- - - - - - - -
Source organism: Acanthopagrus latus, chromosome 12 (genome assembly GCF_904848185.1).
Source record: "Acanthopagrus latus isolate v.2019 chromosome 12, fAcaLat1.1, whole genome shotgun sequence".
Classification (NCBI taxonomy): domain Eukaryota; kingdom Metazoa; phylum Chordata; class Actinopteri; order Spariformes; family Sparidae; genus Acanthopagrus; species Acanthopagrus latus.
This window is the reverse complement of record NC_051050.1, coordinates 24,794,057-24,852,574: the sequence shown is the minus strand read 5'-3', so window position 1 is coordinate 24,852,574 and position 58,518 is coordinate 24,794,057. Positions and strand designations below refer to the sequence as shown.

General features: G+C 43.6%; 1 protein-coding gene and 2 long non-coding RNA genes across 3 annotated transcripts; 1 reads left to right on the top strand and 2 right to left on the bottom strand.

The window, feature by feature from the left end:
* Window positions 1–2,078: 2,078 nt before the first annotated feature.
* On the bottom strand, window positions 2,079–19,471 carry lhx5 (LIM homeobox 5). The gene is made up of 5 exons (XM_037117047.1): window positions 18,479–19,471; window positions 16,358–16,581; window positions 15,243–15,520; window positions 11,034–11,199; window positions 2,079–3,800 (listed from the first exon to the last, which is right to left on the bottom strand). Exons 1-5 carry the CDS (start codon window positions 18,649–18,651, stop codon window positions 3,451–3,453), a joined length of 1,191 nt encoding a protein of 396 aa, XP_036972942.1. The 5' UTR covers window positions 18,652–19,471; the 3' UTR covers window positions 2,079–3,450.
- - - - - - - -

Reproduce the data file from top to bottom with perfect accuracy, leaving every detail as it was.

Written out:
Source organism: Acanthopagrus latus, chromosome 12 (genome assembly GCF_904848185.1).
Source record: "Acanthopagrus latus isolate v.2019 chromosome 12, fAcaLat1.1, whole genome shotgun sequence".
Classification (NCBI taxonomy): domain Eukaryota; kingdom Metazoa; phylum Chordata; class Actinopteri; order Spariformes; family Sparidae; genus Acanthopagrus; species Acanthopagrus latus.
This window is the reverse complement of record NC_051050.1, coordinates 24,794,057-24,852,574: the sequence shown is the minus strand read 5'-3', so window position 1 is coordinate 24,852,574 and position 58,518 is coordinate 24,794,057. Positions and strand designations below refer to the sequence as shown.

General features: G+C 43.6%; 1 protein-coding gene and 2 long non-coding RNA genes across 3 annotated transcripts; 1 reads left to right on the top strand and 2 right to left on the bottom strand.

The window, feature by feature from the left end:
* Window positions 1–2,078: 2,078 nt before the first annotated feature.
* On the bottom strand, window positions 2,079–19,471 carry lhx5 (LIM homeobox 5). The gene is made up of 5 exons (XM_037117047.1): window positions 18,479–19,471; window positions 16,358–16,581; window positions 15,243–15,520; window positions 11,034–11,199; window positions 2,079–3,800 (listed from the first exon to the last, which is right to left on the bottom strand). Exons 1-5 carry the CDS (start codon window positions 18,649–18,651, stop codon window positions 3,451–3,453), a joined length of 1,191 nt encoding a protein of 396 aa, XP_036972942.1. The 5' UTR covers window positions 18,652–19,471; the 3' UTR covers window positions 2,079–3,450.